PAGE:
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Views from the Center

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Rethinking the Infrastructure Gap in the Poorest Countries

A recent blog post by Ricardo Hausmann caught my eye because it addresses issues that I’ll be focusing on during my visiting fellowship here at the Center for Global Development. Hausmann—a former Venezuelan minister of planning—discusses the difficulty of closing the infrastructure gap in developing countries, and highlights the dilemma of whether governments should finance infrastructure projects through public-private partnerships or through their national budgets. He’s right about the dilemma, but his solution isn’t workable for fragile and low-income countries where infrastructure needs are greatest.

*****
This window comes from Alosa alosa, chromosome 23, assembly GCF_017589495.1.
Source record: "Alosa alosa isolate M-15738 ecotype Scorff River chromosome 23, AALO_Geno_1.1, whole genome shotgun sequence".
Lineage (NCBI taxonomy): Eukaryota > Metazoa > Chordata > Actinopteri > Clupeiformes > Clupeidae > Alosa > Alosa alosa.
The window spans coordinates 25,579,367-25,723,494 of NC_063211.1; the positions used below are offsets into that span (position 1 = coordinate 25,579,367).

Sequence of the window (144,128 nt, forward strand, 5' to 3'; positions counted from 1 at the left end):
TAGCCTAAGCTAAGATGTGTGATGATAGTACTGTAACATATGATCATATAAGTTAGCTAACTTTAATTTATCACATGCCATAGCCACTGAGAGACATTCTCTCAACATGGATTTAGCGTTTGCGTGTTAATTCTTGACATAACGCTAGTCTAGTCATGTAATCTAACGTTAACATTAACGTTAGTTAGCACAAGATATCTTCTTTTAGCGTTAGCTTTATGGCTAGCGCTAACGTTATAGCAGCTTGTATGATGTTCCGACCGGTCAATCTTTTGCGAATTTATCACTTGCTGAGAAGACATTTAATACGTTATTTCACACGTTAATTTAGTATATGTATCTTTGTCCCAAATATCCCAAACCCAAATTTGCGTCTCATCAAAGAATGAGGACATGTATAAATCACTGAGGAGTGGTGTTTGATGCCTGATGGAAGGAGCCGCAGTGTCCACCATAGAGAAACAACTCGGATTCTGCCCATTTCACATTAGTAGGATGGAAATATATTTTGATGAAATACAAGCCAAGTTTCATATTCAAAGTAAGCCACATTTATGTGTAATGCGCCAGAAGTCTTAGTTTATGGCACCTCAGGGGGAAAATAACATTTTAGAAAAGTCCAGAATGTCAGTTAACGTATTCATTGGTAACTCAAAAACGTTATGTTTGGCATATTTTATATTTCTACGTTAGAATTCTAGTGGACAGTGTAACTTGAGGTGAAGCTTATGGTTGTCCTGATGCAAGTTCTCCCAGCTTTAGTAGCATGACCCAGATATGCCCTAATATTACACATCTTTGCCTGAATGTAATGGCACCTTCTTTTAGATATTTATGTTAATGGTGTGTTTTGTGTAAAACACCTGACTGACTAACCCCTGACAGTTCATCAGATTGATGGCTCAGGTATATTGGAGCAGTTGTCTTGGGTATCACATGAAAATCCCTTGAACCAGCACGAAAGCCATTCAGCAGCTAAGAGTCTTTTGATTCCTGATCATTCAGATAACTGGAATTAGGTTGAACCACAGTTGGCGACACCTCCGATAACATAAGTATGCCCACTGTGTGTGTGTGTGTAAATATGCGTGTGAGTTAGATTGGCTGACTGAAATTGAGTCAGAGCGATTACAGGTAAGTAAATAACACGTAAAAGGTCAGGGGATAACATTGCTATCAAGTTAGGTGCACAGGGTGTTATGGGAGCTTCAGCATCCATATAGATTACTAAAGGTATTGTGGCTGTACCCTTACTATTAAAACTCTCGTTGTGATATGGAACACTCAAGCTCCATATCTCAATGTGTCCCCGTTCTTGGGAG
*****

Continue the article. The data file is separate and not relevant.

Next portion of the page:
A Bold New Idea for Infrastructure in Africa

This is a joint post with Julie Walz.

It is no secret that Africa faces an infrastructure crisis. The low-income economies of the region have fewer miles of paved roads and fewer modern freight and passenger-transport systems than any other region in the world. Electricity is also highly unreliable; businesses in many African countries suffer from power outages on more than half of the days they work per year. Inadequate infrastructure is cited by most African firms as the single biggest obstacle to doing business.